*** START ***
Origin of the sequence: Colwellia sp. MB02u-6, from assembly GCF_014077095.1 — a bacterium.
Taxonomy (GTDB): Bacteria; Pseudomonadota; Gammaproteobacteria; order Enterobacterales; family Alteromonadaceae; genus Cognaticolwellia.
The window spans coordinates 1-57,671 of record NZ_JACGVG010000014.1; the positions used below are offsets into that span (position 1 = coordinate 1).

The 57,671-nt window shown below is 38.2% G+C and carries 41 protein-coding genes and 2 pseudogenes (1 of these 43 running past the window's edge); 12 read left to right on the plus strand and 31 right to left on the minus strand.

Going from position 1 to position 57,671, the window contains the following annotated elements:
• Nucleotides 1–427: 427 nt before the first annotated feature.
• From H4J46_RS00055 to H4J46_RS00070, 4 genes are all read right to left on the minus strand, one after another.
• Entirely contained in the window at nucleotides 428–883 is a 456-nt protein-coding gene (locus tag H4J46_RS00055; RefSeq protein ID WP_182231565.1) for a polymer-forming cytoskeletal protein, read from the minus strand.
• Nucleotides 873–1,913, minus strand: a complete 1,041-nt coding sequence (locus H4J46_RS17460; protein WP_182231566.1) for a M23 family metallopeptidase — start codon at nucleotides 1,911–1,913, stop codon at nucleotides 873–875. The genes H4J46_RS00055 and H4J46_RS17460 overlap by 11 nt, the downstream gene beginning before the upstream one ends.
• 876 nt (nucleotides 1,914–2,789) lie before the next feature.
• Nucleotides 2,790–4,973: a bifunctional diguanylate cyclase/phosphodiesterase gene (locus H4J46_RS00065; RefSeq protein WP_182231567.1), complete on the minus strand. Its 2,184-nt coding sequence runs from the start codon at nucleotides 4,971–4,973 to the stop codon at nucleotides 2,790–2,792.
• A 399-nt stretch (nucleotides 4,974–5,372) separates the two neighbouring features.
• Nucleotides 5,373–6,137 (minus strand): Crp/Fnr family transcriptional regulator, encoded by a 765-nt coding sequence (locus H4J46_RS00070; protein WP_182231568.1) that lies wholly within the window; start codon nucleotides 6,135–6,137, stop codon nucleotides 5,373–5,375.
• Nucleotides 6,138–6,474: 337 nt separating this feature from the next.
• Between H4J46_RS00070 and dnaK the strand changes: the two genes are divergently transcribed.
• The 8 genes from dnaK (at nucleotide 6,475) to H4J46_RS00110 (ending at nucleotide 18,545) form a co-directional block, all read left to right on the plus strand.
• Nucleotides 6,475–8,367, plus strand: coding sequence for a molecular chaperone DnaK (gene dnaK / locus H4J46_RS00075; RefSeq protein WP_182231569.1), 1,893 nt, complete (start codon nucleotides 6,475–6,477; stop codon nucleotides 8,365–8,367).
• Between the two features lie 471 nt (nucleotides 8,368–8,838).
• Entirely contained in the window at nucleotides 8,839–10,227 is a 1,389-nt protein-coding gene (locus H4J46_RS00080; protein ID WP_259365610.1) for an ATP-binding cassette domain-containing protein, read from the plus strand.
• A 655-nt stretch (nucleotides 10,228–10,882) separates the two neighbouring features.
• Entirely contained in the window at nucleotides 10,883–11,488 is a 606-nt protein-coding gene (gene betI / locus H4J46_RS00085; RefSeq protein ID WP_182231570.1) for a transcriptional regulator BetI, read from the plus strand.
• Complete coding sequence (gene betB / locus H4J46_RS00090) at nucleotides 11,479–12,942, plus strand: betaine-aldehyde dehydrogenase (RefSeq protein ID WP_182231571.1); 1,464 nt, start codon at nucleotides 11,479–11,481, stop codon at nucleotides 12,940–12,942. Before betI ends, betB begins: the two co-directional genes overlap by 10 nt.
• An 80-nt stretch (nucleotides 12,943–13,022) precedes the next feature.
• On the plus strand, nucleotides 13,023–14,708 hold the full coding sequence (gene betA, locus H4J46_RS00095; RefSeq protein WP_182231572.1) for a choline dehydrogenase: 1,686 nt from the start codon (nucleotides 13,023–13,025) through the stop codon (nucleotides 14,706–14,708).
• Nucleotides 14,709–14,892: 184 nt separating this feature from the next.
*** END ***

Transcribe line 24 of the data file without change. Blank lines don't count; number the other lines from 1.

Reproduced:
• On the plus strand, nucleotides 13,023–14,708 hold the full coding sequence (gene betA, locus H4J46_RS00095; RefSeq protein WP_182231572.1) for a choline dehydrogenase: 1,686 nt from the start codon (nucleotides 13,023–13,025) through the stop codon (nucleotides 14,706–14,708).